Vygotsky

By: Lindsay Richards



What is Vygotsky’s Theory?

Vygotsky is known as a social cognitivist as well as a social constructivist (Gredler, 2009). Vygotsky developed the social cognition theory which basically states that a human’s development is primarily a reflection of their culture (Vygotsky and Social Cognition, 1998-2008). Humans are affected in numerous ways by culture, and are the only species to have created culture. Vygotsky also said that immediate experiences such as speech affect our development the most, and less important than that would be written communication (Kozulin, 1999).

Vygotsky’s model outlines more specifically how culture affects human development. For instance, culture teaches children how to think, as well as what to think. At first, children’s problem solving skills are guided by the people they interact with, but eventually this responsibilty belongs to the child.

Vygotsky also created the concept of the zone of proximal development. This means that there is a difference when comparing what a child is capable of on their own, to what a child is capable of when guided in the right direction (Vygotsky and Social Cognition, 1998-2008). The space bewtween these two ideas is known as the zone of proximal development (Kretchmar, 2008).

How Can Knowing Vygotsky’s Theory be Useful in the Classroom?

Being knowledgeable about Vygotsky’s theory can be very useful as a teacher in the classroom. It allows you to understand a little better about why your students act the way they do. Since your students are products of their environments, it is easier for you to evaluate certain circumstances such as late assignments, and misbehaviour. For instance, if a student tells you that they were working two jobs to provide income for their family and were unable to hand in an assignment, the teacher should be able to understand this, and be lenient with their choice punishment.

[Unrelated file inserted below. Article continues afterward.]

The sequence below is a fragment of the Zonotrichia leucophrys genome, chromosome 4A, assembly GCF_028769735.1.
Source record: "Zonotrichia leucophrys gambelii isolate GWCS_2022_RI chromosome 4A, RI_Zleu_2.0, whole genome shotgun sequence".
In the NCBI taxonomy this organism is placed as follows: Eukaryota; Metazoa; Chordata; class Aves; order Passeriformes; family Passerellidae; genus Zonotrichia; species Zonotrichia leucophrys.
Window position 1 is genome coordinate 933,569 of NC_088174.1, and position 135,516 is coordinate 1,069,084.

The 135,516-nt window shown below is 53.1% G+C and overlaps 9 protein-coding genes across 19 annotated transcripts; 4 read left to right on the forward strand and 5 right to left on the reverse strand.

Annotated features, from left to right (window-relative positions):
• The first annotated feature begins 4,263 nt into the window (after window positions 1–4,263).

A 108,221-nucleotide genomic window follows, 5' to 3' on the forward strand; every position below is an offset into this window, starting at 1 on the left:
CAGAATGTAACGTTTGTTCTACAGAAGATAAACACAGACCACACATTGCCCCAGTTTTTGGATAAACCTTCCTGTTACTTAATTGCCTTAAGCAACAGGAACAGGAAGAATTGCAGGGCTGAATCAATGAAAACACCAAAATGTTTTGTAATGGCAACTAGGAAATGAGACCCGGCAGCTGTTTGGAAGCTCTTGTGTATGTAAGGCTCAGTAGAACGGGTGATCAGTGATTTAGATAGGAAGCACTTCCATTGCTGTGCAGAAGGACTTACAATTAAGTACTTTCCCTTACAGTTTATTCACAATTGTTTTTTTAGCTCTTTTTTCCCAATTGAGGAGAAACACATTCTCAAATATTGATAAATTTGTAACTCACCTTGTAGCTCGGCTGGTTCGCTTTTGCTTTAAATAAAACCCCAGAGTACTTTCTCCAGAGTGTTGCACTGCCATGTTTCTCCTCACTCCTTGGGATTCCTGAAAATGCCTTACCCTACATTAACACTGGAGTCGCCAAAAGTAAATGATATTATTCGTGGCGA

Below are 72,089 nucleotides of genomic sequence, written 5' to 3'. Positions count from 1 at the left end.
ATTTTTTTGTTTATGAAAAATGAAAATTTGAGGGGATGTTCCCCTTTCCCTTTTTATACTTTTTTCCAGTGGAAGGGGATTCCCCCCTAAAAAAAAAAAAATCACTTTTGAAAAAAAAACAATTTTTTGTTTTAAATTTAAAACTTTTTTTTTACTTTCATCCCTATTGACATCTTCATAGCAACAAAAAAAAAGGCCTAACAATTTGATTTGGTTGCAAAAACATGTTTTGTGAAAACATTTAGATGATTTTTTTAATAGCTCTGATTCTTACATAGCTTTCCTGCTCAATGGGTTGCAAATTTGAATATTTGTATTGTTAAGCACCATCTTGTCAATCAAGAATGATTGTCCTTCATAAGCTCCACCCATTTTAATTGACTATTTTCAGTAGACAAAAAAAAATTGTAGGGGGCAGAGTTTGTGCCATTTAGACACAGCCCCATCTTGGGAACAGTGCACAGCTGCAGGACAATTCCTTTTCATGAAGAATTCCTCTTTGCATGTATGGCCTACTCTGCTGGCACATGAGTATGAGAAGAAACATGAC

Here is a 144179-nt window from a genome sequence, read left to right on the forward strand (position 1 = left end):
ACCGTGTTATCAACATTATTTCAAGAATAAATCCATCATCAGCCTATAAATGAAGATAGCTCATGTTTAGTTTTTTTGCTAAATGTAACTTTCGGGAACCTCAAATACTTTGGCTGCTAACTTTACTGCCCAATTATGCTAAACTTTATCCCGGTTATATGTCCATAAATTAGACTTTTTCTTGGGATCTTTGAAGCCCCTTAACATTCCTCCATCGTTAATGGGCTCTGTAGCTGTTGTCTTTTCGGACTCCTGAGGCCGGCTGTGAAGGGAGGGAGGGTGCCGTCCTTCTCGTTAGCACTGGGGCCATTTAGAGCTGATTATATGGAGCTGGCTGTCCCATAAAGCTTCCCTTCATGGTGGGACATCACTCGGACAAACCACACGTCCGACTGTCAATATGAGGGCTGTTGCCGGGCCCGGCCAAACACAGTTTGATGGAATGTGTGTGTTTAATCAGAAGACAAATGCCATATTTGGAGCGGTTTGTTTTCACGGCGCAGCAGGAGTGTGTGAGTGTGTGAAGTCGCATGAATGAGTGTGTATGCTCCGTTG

When planning lessons, it is important to have a lot of interaction between your students so that they are able to learn about other people’s perspectives based on different cultural upbringing etc (Vygotsky and Social Cognition, 1998-2008). Promoting and incorporating group work and team work allows the children to gain new knowledge, and with more knowledge, they can become better learners.

It is also important to consider how we asses the students. There is a technique called scaffolding that is worth while to become familiar with. Scaffolding is when an adult provides guidance for a child so that the child is able to learn more than they could have without the assistance; it acts as a little push in the right direction when the child is stuck (Kretchmar, 2008). It’s important to ask questions that do not have a yes or no answer to encourage students to think beyond what they already know, and learn more. When assessing students it is important to also consider the student’s zone of proximal development. This means that some students have the potential to learn more than other students if guided in the right direction and these students may have a lower actual level of development than other students (Shamir, 2004). As teachers, it may be best to asses this through various ways such as independent assignments where students may ask the teacher for as much assistance as they need, as well as tests where no assistance is allowed. That way, you are seeing both what the child achieves on their own, as well as what they are capable of achieving with help, and the student’s mark is a reflection of both of these instances.







 

References

Gredler, Margaret E. (2009). Hiding in Plain Sight: The Stages of Mastery/Self-Regulation in Vygotsky's Cultural-Historical Theory. Educational Psychologist, 44 (1), 1-19. Retrieved March 15, 2009, from http://www.informaworld.com/10.1080/00461520802616259

Kozulin, A. (1999, March). Sociocultural Contexts ofCognitive Theory. Human Development (0018716X), 42(2), 78-82. Retrieved March 17, 2009, doi:10.1159/000022612

Kretchmar, J. (2008). Constructivism. . (pp. 1-1). Great Neck Publishing. Retrieved March 17, 2009, from Research Starters - Education database.

Shamir, A., & Tzuriel, D. (2004). Children's mediational teaching style as a function of intervention for cross-age peer-mediation. School Psychology International, 25(1), 59-78. Retrieved from www.csa.com

Vygotsky and Social Cognition. (1998-2008). Retrieved March 21, 2009, from Funderstanding: http://www.funderstanding.com/content/vygotsky-and-social-cognition